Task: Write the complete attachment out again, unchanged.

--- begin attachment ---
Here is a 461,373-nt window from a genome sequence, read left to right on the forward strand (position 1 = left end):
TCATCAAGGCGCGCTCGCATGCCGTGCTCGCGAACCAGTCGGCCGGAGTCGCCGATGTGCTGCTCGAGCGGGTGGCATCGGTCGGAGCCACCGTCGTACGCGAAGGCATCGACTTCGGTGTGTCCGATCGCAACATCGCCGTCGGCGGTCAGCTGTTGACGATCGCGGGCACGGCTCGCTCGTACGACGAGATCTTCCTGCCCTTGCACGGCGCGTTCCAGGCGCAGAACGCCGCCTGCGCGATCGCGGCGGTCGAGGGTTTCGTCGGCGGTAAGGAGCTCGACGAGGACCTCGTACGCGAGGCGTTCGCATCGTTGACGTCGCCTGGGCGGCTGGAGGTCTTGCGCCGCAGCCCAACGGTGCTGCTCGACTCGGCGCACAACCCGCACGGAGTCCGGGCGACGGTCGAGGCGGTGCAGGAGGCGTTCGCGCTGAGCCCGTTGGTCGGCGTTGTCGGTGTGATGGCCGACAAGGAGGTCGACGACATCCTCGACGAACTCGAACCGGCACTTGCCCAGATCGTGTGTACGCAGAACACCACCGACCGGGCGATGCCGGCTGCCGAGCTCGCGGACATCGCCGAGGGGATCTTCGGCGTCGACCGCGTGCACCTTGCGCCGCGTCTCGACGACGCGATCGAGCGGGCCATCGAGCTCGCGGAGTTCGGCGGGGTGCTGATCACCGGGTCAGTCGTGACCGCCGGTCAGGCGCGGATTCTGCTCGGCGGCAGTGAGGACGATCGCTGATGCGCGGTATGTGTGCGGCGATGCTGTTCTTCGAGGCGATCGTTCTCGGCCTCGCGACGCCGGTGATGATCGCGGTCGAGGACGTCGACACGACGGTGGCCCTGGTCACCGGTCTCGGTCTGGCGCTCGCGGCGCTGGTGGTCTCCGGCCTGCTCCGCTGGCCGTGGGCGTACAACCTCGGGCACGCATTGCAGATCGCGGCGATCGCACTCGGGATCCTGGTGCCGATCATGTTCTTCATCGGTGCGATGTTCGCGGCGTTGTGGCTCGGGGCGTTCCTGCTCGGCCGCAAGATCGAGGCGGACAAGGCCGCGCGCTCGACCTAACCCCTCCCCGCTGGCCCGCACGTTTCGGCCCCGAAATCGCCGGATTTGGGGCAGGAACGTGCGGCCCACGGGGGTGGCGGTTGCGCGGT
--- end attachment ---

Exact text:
Here is a 461,373-nt window from a genome sequence, read left to right on the forward strand (position 1 = left end):
TCATCAAGGCGCGCTCGCATGCCGTGCTCGCGAACCAGTCGGCCGGAGTCGCCGATGTGCTGCTCGAGCGGGTGGCATCGGTCGGAGCCACCGTCGTACGCGAAGGCATCGACTTCGGTGTGTCCGATCGCAACATCGCCGTCGGCGGTCAGCTGTTGACGATCGCGGGCACGGCTCGCTCGTACGACGAGATCTTCCTGCCCTTGCACGGCGCGTTCCAGGCGCAGAACGCCGCCTGCGCGATCGCGGCGGTCGAGGGTTTCGTCGGCGGTAAGGAGCTCGACGAGGACCTCGTACGCGAGGCGTTCGCATCGTTGACGTCGCCTGGGCGGCTGGAGGTCTTGCGCCGCAGCCCAACGGTGCTGCTCGACTCGGCGCACAACCCGCACGGAGTCCGGGCGACGGTCGAGGCGGTGCAGGAGGCGTTCGCGCTGAGCCCGTTGGTCGGCGTTGTCGGTGTGATGGCCGACAAGGAGGTCGACGACATCCTCGACGAACTCGAACCGGCACTTGCCCAGATCGTGTGTACGCAGAACACCACCGACCGGGCGATGCCGGCTGCCGAGCTCGCGGACATCGCCGAGGGGATCTTCGGCGTCGACCGCGTGCACCTTGCGCCGCGTCTCGACGACGCGATCGAGCGGGCCATCGAGCTCGCGGAGTTCGGCGGGGTGCTGATCACCGGGTCAGTCGTGACCGCCGGTCAGGCGCGGATTCTGCTCGGCGGCAGTGAGGACGATCGCTGATGCGCGGTATGTGTGCGGCGATGCTGTTCTTCGAGGCGATCGTTCTCGGCCTCGCGACGCCGGTGATGATCGCGGTCGAGGACGTCGACACGACGGTGGCCCTGGTCACCGGTCTCGGTCTGGCGCTCGCGGCGCTGGTGGTCTCCGGCCTGCTCCGCTGGCCGTGGGCGTACAACCTCGGGCACGCATTGCAGATCGCGGCGATCGCACTCGGGATCCTGGTGCCGATCATGTTCTTCATCGGTGCGATGTTCGCGGCGTTGTGGCTCGGGGCGTTCCTGCTCGGCCGCAAGATCGAGGCGGACAAGGCCGCGCGCTCGACCTAACCCCTCCCCGCTGGCCCGCACGTTTCGGCCCCGAAATCGCCGGATTTGGGGCAGGAACGTGCGGCCCACGGGGGTGGCGGTTGCGCGGT